– Change in eating and drinking behaviour: Cats suffering from pain usually show a reduced appetite and an increased need to drink. Especially in case of pain in the mouth or toothache, the cat is more likely to abstain from eating.
Other signs of pain in the cat can be:
- Uncleanliness, problems with urination and defecation.
- Licking or scratching certain bodyparts.
- Increased panting, salivating, trembling, shaking, purring.
- Dilated pupils, increased respiratory rate, fever.
- Vocalisations: Cry, increased meowing.
- Changes in coat, skin.
- Smell from the mouth or ears,
- Discharge from ears, nose
- Watering, reddened eyes.
- And many more.
How do you treat pain in a cat?
It is understandable that you, as a loving owner of a cat, only want the best for your protégé. So it’s only natural to search your medicine cabinet for painkillers. However, this can have fatal and unhealthy consequences for your pet.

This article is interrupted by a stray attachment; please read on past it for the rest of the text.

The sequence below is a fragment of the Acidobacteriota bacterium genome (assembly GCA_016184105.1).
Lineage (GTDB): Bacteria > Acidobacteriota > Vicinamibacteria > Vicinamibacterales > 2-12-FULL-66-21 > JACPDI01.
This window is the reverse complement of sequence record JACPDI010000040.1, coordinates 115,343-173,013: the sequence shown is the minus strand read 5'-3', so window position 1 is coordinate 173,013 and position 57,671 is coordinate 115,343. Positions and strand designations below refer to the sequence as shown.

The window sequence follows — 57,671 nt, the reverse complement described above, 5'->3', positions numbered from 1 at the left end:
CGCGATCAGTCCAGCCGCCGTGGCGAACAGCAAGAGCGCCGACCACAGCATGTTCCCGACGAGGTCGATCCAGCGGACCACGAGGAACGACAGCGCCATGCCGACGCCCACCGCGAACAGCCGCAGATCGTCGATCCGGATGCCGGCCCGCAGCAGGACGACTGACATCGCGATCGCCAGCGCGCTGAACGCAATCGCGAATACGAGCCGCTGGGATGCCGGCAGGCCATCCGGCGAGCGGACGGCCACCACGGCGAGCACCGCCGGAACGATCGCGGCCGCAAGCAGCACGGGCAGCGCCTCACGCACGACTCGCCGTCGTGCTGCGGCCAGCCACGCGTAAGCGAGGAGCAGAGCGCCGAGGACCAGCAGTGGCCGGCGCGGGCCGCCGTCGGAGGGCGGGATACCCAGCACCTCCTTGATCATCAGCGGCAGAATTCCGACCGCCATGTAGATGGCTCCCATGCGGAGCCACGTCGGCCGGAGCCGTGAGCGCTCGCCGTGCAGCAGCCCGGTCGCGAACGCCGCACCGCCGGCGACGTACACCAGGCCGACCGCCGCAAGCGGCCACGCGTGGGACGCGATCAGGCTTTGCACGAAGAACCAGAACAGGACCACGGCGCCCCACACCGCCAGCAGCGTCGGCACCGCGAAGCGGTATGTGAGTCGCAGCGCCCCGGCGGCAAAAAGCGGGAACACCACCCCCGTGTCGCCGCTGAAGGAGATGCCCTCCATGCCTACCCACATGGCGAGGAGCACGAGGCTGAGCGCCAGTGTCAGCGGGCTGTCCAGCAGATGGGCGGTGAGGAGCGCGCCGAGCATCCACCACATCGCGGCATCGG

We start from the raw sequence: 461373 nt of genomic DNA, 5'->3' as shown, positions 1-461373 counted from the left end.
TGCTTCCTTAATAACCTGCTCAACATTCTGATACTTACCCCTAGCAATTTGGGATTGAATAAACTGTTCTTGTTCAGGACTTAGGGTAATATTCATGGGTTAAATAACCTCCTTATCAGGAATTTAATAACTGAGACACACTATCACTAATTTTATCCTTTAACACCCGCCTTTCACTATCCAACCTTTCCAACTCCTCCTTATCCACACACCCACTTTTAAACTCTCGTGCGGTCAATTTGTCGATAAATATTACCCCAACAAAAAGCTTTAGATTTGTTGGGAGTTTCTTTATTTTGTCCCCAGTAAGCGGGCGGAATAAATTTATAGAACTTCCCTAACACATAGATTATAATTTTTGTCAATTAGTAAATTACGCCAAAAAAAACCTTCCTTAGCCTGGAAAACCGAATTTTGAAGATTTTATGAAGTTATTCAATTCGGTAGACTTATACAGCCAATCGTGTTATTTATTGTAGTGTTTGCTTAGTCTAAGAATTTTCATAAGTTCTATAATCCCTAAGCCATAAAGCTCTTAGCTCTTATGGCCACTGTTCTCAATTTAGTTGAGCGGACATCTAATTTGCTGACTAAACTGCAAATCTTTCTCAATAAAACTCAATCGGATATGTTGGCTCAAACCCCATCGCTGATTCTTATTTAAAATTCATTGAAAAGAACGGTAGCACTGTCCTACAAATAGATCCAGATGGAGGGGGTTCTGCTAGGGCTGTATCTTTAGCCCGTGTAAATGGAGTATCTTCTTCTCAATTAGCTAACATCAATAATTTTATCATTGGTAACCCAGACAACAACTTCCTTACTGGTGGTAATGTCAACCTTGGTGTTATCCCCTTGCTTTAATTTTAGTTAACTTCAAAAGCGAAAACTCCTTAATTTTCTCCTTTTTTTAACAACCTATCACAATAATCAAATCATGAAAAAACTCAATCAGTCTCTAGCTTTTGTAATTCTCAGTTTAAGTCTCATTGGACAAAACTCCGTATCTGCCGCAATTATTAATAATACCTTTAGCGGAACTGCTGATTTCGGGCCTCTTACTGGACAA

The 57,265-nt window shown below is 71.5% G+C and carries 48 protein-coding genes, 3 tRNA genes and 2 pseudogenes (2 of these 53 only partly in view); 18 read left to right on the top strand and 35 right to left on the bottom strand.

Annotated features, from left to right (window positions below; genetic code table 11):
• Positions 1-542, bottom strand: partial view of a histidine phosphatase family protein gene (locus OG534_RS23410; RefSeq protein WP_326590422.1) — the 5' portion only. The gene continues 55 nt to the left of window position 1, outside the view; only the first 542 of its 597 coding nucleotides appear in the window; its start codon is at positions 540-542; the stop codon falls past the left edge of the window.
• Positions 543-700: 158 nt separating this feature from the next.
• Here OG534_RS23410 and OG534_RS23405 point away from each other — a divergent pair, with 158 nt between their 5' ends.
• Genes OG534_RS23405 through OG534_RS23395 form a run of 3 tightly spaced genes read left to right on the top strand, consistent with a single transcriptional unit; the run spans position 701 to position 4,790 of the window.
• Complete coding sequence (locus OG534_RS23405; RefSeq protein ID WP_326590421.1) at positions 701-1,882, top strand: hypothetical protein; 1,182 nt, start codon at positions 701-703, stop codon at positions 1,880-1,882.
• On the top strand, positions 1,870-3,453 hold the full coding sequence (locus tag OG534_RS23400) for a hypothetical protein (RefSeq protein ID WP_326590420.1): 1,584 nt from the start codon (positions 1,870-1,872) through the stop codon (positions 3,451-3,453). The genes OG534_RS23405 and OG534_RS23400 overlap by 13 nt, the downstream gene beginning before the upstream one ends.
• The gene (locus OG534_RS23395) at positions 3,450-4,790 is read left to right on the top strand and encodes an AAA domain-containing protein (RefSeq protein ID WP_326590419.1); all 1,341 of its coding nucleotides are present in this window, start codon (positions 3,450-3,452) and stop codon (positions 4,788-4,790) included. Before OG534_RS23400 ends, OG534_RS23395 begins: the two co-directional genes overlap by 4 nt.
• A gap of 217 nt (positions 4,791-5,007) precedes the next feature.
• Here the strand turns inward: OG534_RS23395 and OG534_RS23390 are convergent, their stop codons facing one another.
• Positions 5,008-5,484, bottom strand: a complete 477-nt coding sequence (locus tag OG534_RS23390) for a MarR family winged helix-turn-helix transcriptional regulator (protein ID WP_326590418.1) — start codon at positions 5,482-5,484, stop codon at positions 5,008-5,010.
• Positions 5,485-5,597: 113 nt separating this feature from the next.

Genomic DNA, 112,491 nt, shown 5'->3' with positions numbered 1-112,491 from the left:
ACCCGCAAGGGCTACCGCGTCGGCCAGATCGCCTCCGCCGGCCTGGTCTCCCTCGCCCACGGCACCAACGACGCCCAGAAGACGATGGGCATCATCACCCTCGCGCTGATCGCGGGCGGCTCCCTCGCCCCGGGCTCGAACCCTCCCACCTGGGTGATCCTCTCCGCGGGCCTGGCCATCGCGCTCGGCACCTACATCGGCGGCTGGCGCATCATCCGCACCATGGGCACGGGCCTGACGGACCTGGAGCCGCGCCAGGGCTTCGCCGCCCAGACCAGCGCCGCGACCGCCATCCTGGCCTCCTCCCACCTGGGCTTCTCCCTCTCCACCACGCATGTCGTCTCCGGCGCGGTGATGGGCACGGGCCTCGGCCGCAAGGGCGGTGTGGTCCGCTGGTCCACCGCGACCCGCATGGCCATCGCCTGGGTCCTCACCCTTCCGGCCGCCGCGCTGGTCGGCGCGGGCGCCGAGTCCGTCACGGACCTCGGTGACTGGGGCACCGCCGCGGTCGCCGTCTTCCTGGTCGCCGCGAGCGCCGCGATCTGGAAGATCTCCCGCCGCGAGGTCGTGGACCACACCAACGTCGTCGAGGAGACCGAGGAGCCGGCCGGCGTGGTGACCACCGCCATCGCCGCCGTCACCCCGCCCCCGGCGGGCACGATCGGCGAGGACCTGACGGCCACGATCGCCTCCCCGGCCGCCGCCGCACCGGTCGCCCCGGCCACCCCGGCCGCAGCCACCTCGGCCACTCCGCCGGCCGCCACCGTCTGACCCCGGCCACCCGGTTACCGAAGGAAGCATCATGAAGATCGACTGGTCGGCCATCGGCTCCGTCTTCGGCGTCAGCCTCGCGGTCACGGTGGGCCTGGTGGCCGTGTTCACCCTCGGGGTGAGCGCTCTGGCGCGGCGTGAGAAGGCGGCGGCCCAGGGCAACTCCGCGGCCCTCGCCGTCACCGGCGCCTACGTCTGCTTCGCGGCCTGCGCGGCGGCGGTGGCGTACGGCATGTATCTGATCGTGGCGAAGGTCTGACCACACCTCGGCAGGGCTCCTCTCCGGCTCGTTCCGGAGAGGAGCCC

Attention: Painkillers should only be given to your cat after consultation with a veterinarian! You should never give your cat medication on your own, without a doctor’s prescription. Especially not medicines from your own medicine cabinet.
If you suspect that your pet is in pain, a visit to a veterinary clinic or similar is the first step. Not only will the doctor be able to make a precise diagnosis, but the further therapeutic and medicinal procedure will also be discussed in detail.
Tip: If you suspect pain in your cat due to a specific behaviour, try to film it. This can help veterinarians find the cause.
Record all abnormalities in your pet profile. This will help to identify the cause.
Pain is always unwelcome, also in cats. It is unpleasant, exhausting and sometimes enormously agonising. Unfortunately, cats cannot speak and tell us if and where they are in pain. However, they show us by changes in their temperament, behaviour and posture. Since cats often suffer in silence, any abrupt or gradual change should be taken seriously. If pain is suspected, a veterinarian should be consulted immediately.